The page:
Monday 20 November 2017

Managing the cost of hard yards in the yard

HRI gives its backing to an intriguing idea from trainers

Native River and rider Richard Johnson on their way to landing Saturday’s Hennessy. Photo: Alan Crowhurst/Getty Images
Native River and rider Richard Johnson on their way to landing Saturday’s Hennessy. Photo: Alan Crowhurst/Getty Images

Johnny Ward

Some years ago, a member of staff was perusing a trainer's accounts as a matter of interest. He fashioned a rough calculation after a few minutes and concluded that the boss was owed the guts of €70,000 from unpaid training fees.

When the recession hit, racing at grass-roots got a battering from which it has struggled to regain confidence. Syndicates went asunder, the building game was bust and prevailing despair rendered it almost acceptable in the minds of some owners to stop paying the monthly bill.

Trainers, predictably, fell away and were soon but a withered husk of memory. Big names - think Charlie Swan and Colm Murphy - were not immune.

Things evolve and trainers felt that they needed to too; as such, many slashed their charges, cut corners and attracted owners who probably should have known better. Memorably, the Racing Post had an advertisement from a trainer stating his fees were €500 a month, a small amount given the costs involved.

The reality is that the vast majority of those tackling a tough profession in Ireland barely survive. Many will insist that no trainer should be charging less than €1,200 a month but very many do in order to attract owners.

At Wednesday night's AGM of the Irish Racehorse Trainers Association, the box-office story was a unanimous agreement that Horse Racing Ireland will look after the administration of training fees. This will discourage owners who are failing to pay - the notion is that HRI would bar them from having runners.

If an owner had a horse with Trainer A, brought him home for the summer having not fulfilled his billing obligations and later switched the steed to Trainer B, HRI can intervene and stop Trainer B from running the horse.

When asked about its position on the idea, HRI told this newspaper: "This issue is about the relationship between owners and trainers rather than debt management by HRI; it's an area we would like to support trainers with from a processing viewpoint.

"We have not received a formal request to put anything in place yet. We need to work on the process jointly and we need to see agreements between owners and trainers to facilitate this."

Philip Carberry, based in France, explains that a similar system is in operation there. "It is possible to transfer money from one France Galop account to another with a transfer slip that is each time signed by each account holder. I think it would help Irish trainers' liquidity as feed and bedding companies usually give the trainer a 30-day credit if any."

Some are sceptical. "I don't need my business conducted through HRI. If a trainer wishes to do it then fine but I don't want it mandatory," said Ger Lyons, adding they "were already swamped in paperwork."

According to trainer Johnny Levins, HRI taking charge would give not only trainers a greater protection - but staff too. Staff-related matters arose at the AGM as did an unexpected follow-on.

The Irish Stable Staff Assocation (ISSA) was belittled, some saying it had failed workers on the ground, many not even aware of its existence. Bernard Caldwell, its chief, has been accused of being in effective cahoots with trainers but he certainly was not that last week.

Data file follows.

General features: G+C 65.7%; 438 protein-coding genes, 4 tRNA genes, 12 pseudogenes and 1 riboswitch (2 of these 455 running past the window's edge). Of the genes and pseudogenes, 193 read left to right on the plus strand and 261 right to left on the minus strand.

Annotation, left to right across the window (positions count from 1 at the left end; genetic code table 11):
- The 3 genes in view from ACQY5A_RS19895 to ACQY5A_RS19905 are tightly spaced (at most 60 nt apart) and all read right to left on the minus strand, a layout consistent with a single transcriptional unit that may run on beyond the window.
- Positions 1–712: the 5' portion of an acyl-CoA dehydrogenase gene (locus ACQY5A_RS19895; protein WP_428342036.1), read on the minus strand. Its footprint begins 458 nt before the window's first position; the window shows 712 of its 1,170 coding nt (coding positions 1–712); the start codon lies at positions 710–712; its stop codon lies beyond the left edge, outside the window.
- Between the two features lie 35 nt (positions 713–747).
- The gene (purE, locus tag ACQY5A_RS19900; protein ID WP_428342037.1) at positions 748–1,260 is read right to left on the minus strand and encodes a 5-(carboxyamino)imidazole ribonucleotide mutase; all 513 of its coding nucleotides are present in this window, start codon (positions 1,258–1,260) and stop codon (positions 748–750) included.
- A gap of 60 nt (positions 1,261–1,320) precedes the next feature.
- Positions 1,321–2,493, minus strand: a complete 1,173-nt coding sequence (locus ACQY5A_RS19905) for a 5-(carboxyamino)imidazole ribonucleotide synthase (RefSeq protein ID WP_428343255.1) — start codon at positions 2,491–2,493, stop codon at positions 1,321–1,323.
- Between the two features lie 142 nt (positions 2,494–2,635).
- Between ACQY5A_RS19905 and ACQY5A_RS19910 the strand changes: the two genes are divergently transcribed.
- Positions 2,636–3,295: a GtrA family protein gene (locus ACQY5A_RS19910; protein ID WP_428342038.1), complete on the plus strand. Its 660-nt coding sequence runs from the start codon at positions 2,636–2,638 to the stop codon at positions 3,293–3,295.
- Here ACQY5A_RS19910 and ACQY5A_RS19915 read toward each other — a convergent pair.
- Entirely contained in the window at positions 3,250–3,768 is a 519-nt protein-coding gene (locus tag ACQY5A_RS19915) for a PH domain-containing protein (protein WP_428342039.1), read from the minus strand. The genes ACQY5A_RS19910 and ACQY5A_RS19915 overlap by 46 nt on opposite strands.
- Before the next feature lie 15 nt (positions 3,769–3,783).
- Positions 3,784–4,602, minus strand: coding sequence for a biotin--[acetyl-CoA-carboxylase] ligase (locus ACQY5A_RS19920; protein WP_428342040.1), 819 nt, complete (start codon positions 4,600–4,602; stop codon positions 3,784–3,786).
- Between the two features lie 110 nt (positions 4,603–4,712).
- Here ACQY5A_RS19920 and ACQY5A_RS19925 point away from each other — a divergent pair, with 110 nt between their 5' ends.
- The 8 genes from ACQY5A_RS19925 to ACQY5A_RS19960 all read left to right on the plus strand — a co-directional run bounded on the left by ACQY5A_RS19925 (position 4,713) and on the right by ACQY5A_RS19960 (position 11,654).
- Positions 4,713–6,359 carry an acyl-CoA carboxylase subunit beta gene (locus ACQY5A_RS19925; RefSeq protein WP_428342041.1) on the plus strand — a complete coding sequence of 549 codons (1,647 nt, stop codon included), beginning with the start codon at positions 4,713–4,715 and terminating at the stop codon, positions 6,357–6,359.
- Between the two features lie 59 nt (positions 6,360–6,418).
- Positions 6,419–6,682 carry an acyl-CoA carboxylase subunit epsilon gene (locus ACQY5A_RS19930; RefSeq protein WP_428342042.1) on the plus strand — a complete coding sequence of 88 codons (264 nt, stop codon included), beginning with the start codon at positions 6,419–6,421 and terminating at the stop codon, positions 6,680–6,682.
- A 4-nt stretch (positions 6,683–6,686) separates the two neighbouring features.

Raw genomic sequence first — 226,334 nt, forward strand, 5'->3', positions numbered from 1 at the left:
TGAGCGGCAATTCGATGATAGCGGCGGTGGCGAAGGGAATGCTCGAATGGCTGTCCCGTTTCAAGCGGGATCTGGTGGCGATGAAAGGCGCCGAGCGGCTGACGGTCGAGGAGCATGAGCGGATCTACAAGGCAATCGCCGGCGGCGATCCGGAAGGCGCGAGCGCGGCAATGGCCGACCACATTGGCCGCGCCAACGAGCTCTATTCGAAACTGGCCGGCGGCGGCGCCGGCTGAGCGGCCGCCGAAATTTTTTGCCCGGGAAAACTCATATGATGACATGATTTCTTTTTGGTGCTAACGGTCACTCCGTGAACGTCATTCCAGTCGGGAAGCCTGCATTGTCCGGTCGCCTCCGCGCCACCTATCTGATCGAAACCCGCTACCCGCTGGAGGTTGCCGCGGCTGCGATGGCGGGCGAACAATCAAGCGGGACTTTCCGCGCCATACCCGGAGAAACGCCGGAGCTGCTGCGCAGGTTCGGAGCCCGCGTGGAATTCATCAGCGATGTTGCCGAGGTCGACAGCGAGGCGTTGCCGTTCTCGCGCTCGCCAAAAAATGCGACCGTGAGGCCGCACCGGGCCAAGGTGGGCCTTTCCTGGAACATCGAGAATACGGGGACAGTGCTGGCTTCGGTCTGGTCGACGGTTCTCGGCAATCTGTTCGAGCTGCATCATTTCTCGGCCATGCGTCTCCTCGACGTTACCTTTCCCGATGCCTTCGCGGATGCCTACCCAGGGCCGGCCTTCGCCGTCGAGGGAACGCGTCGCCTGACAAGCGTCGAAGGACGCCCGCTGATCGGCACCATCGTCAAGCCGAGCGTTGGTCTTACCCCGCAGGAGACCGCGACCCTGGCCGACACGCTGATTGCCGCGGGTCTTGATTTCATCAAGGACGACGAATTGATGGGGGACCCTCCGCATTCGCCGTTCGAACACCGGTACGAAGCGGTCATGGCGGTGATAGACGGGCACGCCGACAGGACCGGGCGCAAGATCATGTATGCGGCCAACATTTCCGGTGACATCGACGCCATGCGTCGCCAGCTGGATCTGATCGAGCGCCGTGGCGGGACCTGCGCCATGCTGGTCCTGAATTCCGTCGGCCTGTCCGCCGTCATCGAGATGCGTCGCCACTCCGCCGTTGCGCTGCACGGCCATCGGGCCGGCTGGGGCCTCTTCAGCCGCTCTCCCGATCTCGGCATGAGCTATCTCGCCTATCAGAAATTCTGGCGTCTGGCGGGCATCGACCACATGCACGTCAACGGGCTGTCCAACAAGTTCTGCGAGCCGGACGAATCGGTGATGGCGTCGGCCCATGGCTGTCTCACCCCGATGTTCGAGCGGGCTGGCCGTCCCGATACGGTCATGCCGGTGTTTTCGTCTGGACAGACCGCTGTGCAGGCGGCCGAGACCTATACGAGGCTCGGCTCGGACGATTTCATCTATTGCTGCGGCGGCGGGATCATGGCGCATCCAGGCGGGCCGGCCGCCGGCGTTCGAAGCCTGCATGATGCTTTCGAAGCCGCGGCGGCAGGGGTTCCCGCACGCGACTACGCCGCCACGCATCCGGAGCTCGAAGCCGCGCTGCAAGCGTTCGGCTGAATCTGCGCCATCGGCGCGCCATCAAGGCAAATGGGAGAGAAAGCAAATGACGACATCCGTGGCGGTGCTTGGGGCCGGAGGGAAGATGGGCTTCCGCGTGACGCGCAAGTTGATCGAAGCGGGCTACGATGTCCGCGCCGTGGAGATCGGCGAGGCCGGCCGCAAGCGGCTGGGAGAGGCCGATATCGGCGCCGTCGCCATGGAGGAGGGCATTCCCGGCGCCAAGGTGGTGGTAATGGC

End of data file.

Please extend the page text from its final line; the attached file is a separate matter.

The ISSA and trainers are attempting to achieve pay agreements but the fact Caldwell heard nothing since the meeting was, he said, "a disgrace, an insult". The ISSA is poor at promoting the work it does and, according to Levins, who praised the ISSA, "never in the history of Irish racing has there being a better time to be an employee in a yard."

However, issues remain. Gordon Elliott had 27 runners at Navan yesterday - a whopper of a logistical challenge which put in bold print the indispensability of reliable foot soldiers. They tend to work unsociable hours and are often poorly educated; they need a formidable representative body.

Elliott's six-timer at Navan was sensational going at the conclusion of another hugely enjoyable weekend of racing. He has almost reached last year's tally of Irish winners already and those doubting his credentials as a potential champion this year are now, instead, doubting themselves.

Colin Tizzard, too, must be wondering is this all a dream. A former colleague in the British press told me that Tizzard "comes across a bit of a bumbling old man but is really smart."

Native River's powerful performance at Newbury means that the Dorset dairy farmer not only has the hot Gold Cup favourite in Thistlecrack but two other legitimate hopes in the Hennessy hero and Cue Card. There's no bumbling about Leopardstown CEO Pat Keogh, who was at the Japan Cup yesterday trying to promote Irish Champions Weekend. Earlier last week, he visited the Mark Bradstock yard as he wants to get Coneygree to the Lexus at Christmas.

Tizzard might expect a call from an '01' number soon.


Wayne Lordan was tactically superb and strong as 6/1 chance More Kudos won by a head at Dundalk.


"It's a joy to be working for such a man. He's come a long way in a short time."

Jamie Codd after the 41,277/1 six-timer Gordon Elliott achieved, having ridden Three Swallowsnick.


Calling apprentices 10 winners or less. Ride available 7.25 Wed Kemp. State your case in 140 characters. Likely to be given to best reply.

Jamie Osborne (@osbornejamie) is nothing if not innovative.


Noble Endeavor went off 7/2 in the Troytown; 11s earlier in the week, he rewarded each-way support in fourth.

Irish Independent

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